College of Medicine
Medical Education Program (MD)
The Charles R. Drew/UCLA Medical Education Program provides unique, quality training in the scholarly and humane aspects of medicine and fosters the development of our future health care leaders who will advance the overall health in underserved communities in the United States and abroad. Students are selected on the strength of their academic record and on the basis of their demonstrated commitment to serving underserved communities with compassion. Each year, twenty-four students enroll in the four-year community-based medical education program. Our students represent the full range of gender, ethnic, and educational diversity, which contributes to the strength of our program.
Students admitted to the Charles R. Drew/UCLA Medical Education Program benefit from both CDU and UCLA in a combined curriculum. The two years of the program are conducted at the David Geffen School of Medicine at UCLA, and focus on the development of a firm foundation in the basic sciences with an emphasis on clinical applications. The last two years of the program are spent on the CDU campus and in affiliated clinics and hospitals. Our small student-to-faculty ratio allows for students to benefit from intensive interaction with supervising faculty and to have hands-on clinical experience treating patients.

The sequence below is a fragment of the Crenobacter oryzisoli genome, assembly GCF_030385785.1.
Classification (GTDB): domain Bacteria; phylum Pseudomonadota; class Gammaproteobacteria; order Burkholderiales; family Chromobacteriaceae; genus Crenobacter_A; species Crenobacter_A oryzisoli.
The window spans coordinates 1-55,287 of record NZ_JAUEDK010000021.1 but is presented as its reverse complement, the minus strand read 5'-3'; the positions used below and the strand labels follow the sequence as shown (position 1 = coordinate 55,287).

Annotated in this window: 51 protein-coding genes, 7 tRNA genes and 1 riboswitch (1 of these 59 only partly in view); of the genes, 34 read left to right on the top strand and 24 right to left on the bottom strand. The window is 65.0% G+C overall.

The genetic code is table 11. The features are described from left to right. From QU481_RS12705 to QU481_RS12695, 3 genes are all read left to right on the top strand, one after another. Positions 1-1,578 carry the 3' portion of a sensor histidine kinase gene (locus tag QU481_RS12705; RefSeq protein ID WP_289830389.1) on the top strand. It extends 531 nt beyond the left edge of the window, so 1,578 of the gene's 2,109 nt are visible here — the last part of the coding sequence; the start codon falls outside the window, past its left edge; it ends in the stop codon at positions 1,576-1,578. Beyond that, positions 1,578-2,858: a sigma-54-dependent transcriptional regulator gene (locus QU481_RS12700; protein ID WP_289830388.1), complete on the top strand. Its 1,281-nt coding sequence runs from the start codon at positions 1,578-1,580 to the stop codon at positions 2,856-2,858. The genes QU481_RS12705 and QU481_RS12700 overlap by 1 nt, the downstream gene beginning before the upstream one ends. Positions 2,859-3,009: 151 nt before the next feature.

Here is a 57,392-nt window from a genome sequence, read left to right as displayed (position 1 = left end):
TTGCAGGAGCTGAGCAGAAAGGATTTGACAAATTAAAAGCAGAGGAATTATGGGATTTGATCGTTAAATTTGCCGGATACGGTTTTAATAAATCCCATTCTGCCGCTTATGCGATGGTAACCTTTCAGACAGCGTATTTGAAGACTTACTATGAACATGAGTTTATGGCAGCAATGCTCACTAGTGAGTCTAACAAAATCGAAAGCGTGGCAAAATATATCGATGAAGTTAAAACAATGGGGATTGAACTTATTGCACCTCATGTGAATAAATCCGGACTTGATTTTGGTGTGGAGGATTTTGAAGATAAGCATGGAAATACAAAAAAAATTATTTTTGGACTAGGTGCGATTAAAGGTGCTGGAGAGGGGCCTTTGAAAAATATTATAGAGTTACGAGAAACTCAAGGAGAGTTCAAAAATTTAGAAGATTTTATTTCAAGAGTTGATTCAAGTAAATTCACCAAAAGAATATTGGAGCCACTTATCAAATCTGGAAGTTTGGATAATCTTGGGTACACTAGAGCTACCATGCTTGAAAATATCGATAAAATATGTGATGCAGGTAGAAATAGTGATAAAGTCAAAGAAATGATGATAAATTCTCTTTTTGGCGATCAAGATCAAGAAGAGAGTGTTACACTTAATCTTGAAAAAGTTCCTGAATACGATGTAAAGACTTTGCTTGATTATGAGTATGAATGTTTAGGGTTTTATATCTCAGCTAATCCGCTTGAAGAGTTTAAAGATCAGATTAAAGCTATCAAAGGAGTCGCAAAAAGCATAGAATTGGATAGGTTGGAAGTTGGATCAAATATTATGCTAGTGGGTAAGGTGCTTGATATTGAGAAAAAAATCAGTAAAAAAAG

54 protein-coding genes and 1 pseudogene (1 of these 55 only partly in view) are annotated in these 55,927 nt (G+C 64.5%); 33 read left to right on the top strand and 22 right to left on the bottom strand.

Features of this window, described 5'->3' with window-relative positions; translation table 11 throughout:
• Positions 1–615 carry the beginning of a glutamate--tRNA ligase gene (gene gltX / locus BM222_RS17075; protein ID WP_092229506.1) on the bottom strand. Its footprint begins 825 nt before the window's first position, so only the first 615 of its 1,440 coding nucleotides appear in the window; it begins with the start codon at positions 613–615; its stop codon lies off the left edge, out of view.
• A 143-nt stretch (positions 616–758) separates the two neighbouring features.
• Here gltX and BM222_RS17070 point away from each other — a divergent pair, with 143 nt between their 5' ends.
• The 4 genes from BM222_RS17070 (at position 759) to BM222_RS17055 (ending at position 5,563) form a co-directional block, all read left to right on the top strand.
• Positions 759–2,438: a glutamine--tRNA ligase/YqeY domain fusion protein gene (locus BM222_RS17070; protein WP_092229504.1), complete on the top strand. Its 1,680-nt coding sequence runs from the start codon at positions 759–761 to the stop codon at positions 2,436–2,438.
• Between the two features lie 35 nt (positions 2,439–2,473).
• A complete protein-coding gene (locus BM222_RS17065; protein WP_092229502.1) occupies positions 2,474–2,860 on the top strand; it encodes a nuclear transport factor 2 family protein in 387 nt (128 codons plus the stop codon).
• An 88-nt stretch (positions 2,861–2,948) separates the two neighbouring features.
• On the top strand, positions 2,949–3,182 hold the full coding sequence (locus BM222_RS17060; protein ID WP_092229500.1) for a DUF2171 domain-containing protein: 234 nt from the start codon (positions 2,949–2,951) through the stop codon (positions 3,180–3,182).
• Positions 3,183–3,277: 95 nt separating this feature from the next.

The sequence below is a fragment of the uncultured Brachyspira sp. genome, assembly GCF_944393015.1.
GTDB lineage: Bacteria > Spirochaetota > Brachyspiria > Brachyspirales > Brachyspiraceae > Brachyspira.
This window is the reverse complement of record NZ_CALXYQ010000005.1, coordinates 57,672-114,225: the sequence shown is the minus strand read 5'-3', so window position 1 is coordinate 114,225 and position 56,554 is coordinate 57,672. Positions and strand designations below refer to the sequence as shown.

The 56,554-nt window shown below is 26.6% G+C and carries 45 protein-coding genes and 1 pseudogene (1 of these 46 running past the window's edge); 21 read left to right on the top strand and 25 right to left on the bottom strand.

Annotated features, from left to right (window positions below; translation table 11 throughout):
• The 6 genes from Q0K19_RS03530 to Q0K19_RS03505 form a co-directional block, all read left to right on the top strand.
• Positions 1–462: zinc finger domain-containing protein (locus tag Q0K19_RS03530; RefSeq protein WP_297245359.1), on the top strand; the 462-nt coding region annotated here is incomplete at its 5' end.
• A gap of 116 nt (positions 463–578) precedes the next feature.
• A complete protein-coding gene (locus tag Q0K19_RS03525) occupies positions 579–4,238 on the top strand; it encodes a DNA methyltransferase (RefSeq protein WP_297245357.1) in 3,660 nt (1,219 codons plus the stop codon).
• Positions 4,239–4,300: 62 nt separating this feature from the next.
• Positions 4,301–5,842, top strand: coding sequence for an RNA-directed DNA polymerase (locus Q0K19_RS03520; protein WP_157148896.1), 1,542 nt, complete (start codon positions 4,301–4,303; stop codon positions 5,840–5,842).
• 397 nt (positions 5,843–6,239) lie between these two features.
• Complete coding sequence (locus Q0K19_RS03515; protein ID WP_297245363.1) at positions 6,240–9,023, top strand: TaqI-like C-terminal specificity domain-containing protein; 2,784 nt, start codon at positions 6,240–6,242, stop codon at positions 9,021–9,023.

Medical Student Testimonial
Charles Drew/UCLA Class of 2012
“I chose to attend the Charles Drew program because it brings together medical students with a unified vision of caring for urban/underserved communities. A lot of programs talk and theorize about the underserved, but CDU provides you with the mentorship, tools, and curriculum to turn those words into action. With a collective of students at CDU, action does happen! All aspects of the curriculum have been enhanced to provide you with applicable and essential practices for changing the current health climate of the underserved. From clinical rotations to novel research in underserved health care, Charles Drew equips you with experience during medical school, preparing you to become an agent of change for the health of the underserved.”